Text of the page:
The US led the fight for approving the 181 Resolution. The Balfour Declaration and the Partition Resolution laid the groundwork for Middle East tensions that have endured to this day. These political decisions imposed by outsiders denied the Palestinians their right of self-determination. There was no referendum or plebiscite by the legitimate residents on either decision.
The immediate effects of the partition were dramatic. The two communities did not acknowledge the existence of each other and fighting immediately broke up. When the Mandate was terminated on May 14, 1948, a provisional government of the State of Israel was proclaimed, Ben-Gurion read the ‘Declaration of Independence’ and the Soviet Union and the US recognized it immediately. Arab forces from Egypt, Syria, Lebanon, Jordan and Iraq entered to protect the Arab Palestinians, but the Arab states military forces combined were not a match for Israel’s military that had more soldiers in the field, well-trained and familiar with the terrain.
The Jewish military took over the area assigned to the Jews by the Partition Resolution and large strategic parts of the Arab-allotted territory as well as areas earmarked for international control. In the 1947-49 war, the Arab’s effort was aimed at blocking partition and protecting the Arab Palestinian population, but during spring and early summer of 1948, those goals no longer appeared within reach.
Massacres of Arab villagers and town residents by Israeli soldiers and paramilitary armed groups precipitated an exodus of more than 750,000 people from their homes and became refugees. They have been denied the right to return to their homes while Jewish immigrants keep flowing into Palestine. Israel destroyed 531 Palestinian villages and expropriated their land under the Absentees’ Property Law. The massive dislocation was the loss of a homeland and destruction of their community. It was a catastrophe (al-Nakba)! The country was partitioned not by the UN blueprint, but by war.
After al-Nakba, the West Bank was annexed to Jordan, refugee camps sprawled around Amman, Damascus, Beirut and Gaza Strip that was governed by Egyptian military, although it was cut off from Egypt. The vast majority of Gaza Strip residents have been refugees living in eight large camps but after generations of shared destinies and intermarriage, the distinction between refugees and natives has become less significant. Gazans were not allowed into Egypt except for some from upper-class indigenous and business people. Only Palestinians in Cairo were those with special permits, but permits to visit Egypt were hard to come by. Palestinians were explicitly prevented from working in Egypt ‘with or without pay.’ Gaza Strip was and still is more like a big jail; the only Gazans left the Strip were professionals who landed jobs in the Gulf States.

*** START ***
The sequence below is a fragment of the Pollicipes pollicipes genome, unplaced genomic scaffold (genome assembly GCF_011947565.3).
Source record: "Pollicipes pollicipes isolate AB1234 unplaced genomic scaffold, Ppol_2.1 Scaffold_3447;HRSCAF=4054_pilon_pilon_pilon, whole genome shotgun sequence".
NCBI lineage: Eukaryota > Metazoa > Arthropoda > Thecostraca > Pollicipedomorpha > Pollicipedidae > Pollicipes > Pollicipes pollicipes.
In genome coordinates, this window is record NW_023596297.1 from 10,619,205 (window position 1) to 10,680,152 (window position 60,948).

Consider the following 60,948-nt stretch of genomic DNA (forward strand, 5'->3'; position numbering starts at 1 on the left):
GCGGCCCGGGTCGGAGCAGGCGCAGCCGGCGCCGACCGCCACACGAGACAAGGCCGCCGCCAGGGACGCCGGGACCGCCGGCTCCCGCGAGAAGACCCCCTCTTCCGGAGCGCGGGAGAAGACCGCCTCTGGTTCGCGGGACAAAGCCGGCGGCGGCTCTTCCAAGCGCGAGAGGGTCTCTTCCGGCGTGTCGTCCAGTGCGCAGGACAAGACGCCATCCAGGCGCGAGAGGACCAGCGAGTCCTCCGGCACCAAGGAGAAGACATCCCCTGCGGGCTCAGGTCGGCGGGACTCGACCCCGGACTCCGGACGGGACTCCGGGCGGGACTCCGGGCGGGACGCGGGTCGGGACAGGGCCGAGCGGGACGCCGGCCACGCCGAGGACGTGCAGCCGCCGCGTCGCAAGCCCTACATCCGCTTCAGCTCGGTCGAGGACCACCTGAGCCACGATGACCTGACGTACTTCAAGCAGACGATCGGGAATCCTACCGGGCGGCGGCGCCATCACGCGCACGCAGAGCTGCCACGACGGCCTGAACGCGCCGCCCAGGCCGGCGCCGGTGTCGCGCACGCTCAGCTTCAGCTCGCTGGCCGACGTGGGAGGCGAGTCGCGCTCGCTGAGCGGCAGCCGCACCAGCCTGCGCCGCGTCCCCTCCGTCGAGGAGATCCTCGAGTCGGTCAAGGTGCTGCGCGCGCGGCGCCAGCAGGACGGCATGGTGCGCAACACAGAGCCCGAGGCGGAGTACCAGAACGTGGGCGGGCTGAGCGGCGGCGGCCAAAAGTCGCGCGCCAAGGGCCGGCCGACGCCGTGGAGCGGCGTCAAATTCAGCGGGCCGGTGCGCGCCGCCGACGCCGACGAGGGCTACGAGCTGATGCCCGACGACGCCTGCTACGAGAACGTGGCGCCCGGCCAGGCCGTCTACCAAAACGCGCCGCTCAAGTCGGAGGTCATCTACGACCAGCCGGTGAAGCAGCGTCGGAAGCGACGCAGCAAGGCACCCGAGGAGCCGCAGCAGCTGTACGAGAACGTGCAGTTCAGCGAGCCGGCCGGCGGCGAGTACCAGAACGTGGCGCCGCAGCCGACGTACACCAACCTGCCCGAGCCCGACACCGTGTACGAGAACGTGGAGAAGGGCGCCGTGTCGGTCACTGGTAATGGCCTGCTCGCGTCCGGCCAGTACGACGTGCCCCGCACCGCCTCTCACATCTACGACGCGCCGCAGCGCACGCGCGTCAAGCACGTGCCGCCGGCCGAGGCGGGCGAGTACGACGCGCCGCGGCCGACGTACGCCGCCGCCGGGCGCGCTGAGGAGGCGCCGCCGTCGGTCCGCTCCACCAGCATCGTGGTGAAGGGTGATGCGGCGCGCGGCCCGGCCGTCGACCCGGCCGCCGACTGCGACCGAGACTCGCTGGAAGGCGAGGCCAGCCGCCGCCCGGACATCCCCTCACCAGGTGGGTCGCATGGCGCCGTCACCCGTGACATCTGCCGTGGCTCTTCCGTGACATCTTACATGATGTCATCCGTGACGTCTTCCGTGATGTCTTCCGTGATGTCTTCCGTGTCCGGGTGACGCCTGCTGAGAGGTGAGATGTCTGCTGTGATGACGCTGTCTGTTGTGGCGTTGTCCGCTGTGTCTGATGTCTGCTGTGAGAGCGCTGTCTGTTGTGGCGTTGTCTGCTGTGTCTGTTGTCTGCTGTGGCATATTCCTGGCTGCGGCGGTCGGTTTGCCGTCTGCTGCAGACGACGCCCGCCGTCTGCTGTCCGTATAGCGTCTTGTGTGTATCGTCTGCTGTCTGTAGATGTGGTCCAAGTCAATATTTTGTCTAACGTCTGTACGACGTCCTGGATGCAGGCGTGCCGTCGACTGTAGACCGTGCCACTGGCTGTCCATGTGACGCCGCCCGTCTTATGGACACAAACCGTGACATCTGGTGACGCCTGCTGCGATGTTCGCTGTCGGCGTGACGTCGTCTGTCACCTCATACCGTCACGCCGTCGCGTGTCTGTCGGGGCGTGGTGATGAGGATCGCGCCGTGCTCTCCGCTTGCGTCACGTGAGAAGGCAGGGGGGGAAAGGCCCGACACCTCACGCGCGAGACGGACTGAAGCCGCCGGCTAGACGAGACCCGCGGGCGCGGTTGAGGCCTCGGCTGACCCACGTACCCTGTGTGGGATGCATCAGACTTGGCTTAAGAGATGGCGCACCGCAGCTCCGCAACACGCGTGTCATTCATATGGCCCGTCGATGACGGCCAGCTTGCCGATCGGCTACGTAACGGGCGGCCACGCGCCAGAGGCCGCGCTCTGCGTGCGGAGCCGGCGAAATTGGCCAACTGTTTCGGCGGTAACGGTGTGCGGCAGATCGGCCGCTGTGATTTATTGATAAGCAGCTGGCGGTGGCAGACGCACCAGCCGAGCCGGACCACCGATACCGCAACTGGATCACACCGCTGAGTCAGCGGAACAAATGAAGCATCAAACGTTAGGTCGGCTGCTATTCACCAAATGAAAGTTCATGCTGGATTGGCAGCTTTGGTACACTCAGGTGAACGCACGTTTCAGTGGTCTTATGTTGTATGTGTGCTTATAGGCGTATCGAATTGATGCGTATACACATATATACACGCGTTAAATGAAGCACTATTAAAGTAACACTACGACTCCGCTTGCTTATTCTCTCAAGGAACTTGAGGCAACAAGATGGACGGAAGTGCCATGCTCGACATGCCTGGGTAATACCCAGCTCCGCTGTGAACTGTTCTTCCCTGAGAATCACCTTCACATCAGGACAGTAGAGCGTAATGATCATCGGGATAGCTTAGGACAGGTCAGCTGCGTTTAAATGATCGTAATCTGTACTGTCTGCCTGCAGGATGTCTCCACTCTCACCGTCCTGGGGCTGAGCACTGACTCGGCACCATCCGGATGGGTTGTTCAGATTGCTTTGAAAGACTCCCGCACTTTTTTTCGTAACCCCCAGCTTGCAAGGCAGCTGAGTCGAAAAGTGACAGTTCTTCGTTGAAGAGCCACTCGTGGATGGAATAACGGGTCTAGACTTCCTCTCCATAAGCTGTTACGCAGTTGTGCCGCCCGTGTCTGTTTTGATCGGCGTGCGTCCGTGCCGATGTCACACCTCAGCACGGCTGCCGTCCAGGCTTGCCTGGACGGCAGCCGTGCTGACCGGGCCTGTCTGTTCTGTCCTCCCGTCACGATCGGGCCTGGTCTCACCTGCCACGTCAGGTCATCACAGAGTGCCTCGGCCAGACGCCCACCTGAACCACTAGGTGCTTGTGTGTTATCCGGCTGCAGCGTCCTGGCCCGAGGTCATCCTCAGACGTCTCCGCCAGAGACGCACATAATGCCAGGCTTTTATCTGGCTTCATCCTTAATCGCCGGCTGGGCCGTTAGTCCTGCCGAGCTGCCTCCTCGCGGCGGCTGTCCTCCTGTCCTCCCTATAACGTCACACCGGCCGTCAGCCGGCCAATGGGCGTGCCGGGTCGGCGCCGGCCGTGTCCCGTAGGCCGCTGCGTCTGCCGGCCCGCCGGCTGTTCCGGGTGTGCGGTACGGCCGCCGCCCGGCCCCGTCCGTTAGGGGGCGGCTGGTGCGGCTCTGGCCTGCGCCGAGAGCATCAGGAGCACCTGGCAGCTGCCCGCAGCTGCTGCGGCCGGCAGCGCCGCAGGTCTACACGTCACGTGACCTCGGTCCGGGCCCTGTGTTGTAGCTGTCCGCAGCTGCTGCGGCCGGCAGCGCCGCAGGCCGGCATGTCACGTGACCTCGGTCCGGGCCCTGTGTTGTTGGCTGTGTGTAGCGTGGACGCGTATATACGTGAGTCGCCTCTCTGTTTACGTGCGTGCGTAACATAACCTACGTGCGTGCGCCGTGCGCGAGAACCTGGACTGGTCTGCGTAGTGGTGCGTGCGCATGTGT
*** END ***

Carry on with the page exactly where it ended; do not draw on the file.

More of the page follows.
Gaza became the center of Palestinian struggle. The Palestinians living in the crowded refugee camps can never recognize the cease-fire agreements between Israel and the Arab states. They strongly believe in their right to fight Israel until they return to their homes in Israel. There were two groups of Palestinian fighters in the Strip, the Palestine Liberation Army (PLA) regular uniformed fighters in their own units under Egyptian command and the non-uniformed fedayeen irregulars who specialized in crossing the cease-fire lines and mount raids inside Israel. The fedayeen included the future leaders of Fatah, Yasser Arafat, Khalil al-Wazir and Salah Khalaf.